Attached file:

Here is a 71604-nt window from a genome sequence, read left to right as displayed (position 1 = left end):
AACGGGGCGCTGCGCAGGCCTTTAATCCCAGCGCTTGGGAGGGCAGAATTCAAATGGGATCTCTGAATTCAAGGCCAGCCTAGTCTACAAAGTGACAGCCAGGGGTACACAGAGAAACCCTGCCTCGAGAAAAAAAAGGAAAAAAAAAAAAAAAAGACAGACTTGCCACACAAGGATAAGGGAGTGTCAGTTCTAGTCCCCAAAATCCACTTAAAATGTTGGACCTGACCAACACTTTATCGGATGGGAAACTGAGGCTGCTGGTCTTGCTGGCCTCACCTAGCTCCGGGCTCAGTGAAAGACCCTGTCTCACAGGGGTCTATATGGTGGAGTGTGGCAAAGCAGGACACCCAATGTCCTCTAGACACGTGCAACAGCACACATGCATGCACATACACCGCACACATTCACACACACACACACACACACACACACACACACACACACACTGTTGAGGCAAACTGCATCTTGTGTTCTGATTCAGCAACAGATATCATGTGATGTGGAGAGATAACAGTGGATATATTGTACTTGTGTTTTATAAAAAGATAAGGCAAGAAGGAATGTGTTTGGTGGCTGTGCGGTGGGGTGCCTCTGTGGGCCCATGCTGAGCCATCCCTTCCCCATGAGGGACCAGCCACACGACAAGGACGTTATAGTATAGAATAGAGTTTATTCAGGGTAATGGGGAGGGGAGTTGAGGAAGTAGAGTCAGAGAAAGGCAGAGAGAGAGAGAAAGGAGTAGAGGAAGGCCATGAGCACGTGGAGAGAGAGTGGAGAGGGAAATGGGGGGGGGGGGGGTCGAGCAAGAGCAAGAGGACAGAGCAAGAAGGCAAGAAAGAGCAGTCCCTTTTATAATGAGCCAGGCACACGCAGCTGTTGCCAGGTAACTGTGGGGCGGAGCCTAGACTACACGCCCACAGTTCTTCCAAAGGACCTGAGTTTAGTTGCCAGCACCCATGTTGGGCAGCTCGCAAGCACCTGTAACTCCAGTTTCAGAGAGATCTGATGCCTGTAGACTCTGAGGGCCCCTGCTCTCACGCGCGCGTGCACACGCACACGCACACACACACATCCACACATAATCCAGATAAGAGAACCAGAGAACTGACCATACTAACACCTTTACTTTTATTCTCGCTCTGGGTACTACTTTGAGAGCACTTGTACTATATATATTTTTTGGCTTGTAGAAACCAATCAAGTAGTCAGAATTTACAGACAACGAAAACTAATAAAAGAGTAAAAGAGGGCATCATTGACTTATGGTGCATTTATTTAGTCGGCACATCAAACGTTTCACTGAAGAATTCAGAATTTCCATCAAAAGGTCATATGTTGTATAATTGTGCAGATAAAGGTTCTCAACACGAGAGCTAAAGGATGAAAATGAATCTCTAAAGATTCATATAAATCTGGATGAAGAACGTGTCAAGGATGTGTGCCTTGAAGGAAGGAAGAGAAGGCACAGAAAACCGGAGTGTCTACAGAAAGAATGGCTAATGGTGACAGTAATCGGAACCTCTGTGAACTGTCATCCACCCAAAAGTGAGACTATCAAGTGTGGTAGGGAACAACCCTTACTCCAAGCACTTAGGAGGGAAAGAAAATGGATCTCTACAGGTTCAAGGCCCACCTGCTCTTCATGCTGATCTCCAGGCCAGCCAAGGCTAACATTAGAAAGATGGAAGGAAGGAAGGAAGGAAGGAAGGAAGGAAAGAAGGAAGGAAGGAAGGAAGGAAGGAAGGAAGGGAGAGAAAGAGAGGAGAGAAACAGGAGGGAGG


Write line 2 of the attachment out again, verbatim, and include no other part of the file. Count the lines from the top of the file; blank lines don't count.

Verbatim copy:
AACGGGGCGCTGCGCAGGCCTTTAATCCCAGCGCTTGGGAGGGCAGAATTCAAATGGGATCTCTGAATTCAAGGCCAGCCTAGTCTACAAAGTGACAGCCAGGGGTACACAGAGAAACCCTGCCTCGAGAAAAAAAAGGAAAAAAAAAAAAAAAAGACAGACTTGCCACACAAGGATAAGGGAGTGTCAGTTCTAGTCCCCAAAATCCACTTAAAATGTTGGACCTGACCAACACTTTATCGGATGGGAAACTGAGGCTGCTGGTCTTGCTGGCCTCACCTAGCTCCGGGCTCAGTGAAAGACCCTGTCTCACAGGGGTCTATATGGTGGAGTGTGGCAAAGCAGGACACCCAATGTCCTCTAGACACGTGCAACAGCACACATGCATGCACATACACCGCACACATTCACACACACACACACACACACACACACACACACACACACACTGTTGAGGCAAACTGCATCTTGTGTTCTGATTCAGCAACAGATATCATGTGATGTGGAGAGATAACAGTGGATATATTGTACTTGTGTTTTATAAAAAGATAAGGCAAGAAGGAATGTGTTTGGTGGCTGTGCGGTGGGGTGCCTCTGTGGGCCCATGCTGAGCCATCCCTTCCCCATGAGGGACCAGCCACACGACAAGGACGTTATAGTATAGAATAGAGTTTATTCAGGGTAATGGGGAGGGGAGTTGAGGAAGTAGAGTCAGAGAAAGGCAGAGAGAGAGAGAAAGGAGTAGAGGAAGGCCATGAGCACGTGGAGAGAGAGTGGAGAGGGAAATGGGGGGGGGGGGGGTCGAGCAAGAGCAAGAGGACAGAGCAAGAAGGCAAGAAAGAGCAGTCCCTTTTATAATGAGCCAGGCACACGCAGCTGTTGCCAGGTAACTGTGGGGCGGAGCCTAGACTACACGCCCACAGTTCTTCCAAAGGACCTGAGTTTAGTTGCCAGCACCCATGTTGGGCAGCTCGCAAGCACCTGTAACTCCAGTTTCAGAGAGATCTGATGCCTGTAGACTCTGAGGGCCCCTGCTCTCACGCGCGCGTGCACACGCACACGCACACACACACATCCACACATAATCCAGATAAGAGAACCAGAGAACTGACCATACTAACACCTTTACTTTTATTCTCGCTCTGGGTACTACTTTGAGAGCACTTGTACTATATATATTTTTTGGCTTGTAGAAACCAATCAAGTAGTCAGAATTTACAGACAACGAAAACTAATAAAAGAGTAAAAGAGGGCATCATTGACTTATGGTGCATTTATTTAGTCGGCACATCAAACGTTTCACTGAAGAATTCAGAATTTCCATCAAAAGGTCATATGTTGTATAATTGTGCAGATAAAGGTTCTCAACACGAGAGCTAAAGGATGAAAATGAATCTCTAAAGATTCATATAAATCTGGATGAAGAACGTGTCAAGGATGTGTGCCTTGAAGGAAGGAAGAGAAGGCACAGAAAACCGGAGTGTCTACAGAAAGAATGGCTAATGGTGACAGTAATCGGAACCTCTGTGAACTGTCATCCACCCAAAAGTGAGACTATCAAGTGTGGTAGGGAACAACCCTTACTCCAAGCACTTAGGAGGGAAAGAAAATGGATCTCTACAGGTTCAAGGCCCACCTGCTCTTCATGCTGATCTCCAGGCCAGCCAAGGCTAACATTAGAAAGATGGAAGGAAGGAAGGAAGGAAGGAAGGAAGGAAAGAAGGAAGGAAGGAAGGAAGGAAGGAAGGAAGGGAGAGAAAGAGAGGAGAGAAACAGGAGGGAGG